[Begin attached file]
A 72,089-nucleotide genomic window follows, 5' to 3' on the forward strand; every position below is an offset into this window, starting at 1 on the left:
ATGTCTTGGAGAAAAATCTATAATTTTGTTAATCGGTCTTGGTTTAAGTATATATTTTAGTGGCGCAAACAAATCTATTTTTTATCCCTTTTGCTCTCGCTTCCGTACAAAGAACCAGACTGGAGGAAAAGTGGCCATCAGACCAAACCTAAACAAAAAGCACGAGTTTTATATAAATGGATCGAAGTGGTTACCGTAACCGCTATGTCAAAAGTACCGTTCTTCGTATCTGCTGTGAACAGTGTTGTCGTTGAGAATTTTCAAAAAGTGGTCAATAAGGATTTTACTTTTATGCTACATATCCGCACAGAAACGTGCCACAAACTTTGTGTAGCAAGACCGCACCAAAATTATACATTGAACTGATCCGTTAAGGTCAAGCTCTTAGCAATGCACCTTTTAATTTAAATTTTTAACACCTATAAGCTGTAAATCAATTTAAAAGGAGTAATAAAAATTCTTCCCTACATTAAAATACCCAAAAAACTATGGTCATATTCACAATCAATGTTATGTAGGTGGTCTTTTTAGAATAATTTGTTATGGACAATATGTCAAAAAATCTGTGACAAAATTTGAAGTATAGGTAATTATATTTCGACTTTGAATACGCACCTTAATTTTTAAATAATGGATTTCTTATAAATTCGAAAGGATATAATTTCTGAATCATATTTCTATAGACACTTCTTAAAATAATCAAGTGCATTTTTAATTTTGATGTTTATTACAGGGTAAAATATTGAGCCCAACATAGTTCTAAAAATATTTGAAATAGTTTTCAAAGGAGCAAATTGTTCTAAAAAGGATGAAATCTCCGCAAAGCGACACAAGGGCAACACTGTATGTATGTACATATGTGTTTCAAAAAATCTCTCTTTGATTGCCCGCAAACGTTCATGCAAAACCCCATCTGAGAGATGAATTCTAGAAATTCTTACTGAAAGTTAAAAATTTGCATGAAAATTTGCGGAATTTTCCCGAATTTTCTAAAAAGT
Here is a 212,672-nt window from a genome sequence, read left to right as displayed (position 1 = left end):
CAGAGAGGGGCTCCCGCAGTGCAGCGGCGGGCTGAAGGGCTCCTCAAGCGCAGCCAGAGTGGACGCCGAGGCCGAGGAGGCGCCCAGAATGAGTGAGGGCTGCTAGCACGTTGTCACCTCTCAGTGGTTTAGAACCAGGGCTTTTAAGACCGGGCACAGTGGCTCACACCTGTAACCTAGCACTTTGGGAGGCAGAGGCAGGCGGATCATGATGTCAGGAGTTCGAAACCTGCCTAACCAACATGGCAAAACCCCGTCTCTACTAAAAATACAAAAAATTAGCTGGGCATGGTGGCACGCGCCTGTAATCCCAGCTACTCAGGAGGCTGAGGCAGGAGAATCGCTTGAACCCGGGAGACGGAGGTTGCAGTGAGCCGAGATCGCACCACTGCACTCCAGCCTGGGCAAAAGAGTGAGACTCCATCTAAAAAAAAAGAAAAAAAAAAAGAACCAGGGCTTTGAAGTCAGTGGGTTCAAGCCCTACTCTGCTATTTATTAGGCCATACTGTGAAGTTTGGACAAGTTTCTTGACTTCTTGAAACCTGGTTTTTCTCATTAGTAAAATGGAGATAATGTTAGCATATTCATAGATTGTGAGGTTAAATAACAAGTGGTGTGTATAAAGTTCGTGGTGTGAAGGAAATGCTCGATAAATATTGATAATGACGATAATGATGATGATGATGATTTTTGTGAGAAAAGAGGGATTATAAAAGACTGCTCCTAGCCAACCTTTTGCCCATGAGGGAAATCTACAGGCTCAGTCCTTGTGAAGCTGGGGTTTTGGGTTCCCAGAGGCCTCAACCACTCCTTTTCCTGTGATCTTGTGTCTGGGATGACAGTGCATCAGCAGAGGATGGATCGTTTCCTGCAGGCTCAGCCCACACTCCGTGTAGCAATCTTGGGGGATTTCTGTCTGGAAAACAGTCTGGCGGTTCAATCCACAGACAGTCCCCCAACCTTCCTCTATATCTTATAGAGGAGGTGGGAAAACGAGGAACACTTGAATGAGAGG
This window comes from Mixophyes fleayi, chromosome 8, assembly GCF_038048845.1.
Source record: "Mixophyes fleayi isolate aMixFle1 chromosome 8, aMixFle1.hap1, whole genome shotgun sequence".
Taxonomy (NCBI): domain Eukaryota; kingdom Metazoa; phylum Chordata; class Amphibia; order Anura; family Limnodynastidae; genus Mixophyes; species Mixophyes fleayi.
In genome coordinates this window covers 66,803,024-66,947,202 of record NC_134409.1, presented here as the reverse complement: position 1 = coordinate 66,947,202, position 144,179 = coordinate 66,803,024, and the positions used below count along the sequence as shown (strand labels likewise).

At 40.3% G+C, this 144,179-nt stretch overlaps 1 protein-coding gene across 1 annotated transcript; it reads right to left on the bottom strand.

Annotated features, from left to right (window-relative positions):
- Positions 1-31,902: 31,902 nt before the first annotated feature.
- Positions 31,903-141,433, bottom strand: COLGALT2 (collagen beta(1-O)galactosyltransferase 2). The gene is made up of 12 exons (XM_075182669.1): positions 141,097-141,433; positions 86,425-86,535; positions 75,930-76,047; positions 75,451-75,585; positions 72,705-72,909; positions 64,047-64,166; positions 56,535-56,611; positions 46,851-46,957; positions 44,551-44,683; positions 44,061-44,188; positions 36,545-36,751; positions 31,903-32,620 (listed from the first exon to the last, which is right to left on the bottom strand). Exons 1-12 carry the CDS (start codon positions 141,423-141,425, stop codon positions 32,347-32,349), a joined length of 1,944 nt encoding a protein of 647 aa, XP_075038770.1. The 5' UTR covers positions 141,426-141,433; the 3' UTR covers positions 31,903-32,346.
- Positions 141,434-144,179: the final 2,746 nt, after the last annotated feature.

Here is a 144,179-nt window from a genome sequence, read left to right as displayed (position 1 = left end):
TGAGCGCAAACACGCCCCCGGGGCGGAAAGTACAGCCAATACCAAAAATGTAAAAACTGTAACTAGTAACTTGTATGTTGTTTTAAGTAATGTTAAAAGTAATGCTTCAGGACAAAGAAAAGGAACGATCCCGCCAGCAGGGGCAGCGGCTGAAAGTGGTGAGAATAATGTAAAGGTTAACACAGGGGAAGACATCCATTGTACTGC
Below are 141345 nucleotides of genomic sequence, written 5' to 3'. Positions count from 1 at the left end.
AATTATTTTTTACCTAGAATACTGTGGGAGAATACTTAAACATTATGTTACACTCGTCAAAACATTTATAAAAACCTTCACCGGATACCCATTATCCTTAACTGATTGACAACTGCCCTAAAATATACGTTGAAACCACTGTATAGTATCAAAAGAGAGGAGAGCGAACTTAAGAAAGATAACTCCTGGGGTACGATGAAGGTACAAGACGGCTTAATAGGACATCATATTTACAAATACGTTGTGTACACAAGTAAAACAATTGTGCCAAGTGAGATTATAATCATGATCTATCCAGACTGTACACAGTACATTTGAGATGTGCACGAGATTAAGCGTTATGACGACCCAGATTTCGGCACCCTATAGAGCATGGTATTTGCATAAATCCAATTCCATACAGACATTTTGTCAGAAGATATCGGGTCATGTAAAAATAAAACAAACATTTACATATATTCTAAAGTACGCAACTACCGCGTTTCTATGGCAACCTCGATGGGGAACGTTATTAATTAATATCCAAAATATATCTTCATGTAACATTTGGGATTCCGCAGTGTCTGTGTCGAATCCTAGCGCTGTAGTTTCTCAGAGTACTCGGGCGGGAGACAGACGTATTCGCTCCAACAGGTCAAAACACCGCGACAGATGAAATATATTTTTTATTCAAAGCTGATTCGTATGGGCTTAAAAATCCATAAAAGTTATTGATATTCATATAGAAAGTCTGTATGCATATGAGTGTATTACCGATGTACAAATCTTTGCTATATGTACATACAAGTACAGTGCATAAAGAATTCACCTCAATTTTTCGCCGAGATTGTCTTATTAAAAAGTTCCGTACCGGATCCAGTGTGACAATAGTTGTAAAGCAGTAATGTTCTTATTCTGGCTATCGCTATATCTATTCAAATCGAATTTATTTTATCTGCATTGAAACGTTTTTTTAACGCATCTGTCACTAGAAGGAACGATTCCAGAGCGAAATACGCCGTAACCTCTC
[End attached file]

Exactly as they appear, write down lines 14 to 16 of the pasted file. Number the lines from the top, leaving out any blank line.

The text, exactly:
Here is a 144,179-nt window from a genome sequence, read left to right as displayed (position 1 = left end):
TGAGCGCAAACACGCCCCCGGGGCGGAAAGTACAGCCAATACCAAAAATGTAAAAACTGTAACTAGTAACTTGTATGTTGTTTTAAGTAATGTTAAAAGTAATGCTTCAGGACAAAGAAAAGGAACGATCCCGCCAGCAGGGGCAGCGGCTGAAAGTGGTGAGAATAATGTAAAGGTTAACACAGGGGAAGACATCCATTGTACTGC
Below are 141345 nucleotides of genomic sequence, written 5' to 3'. Positions count from 1 at the left end.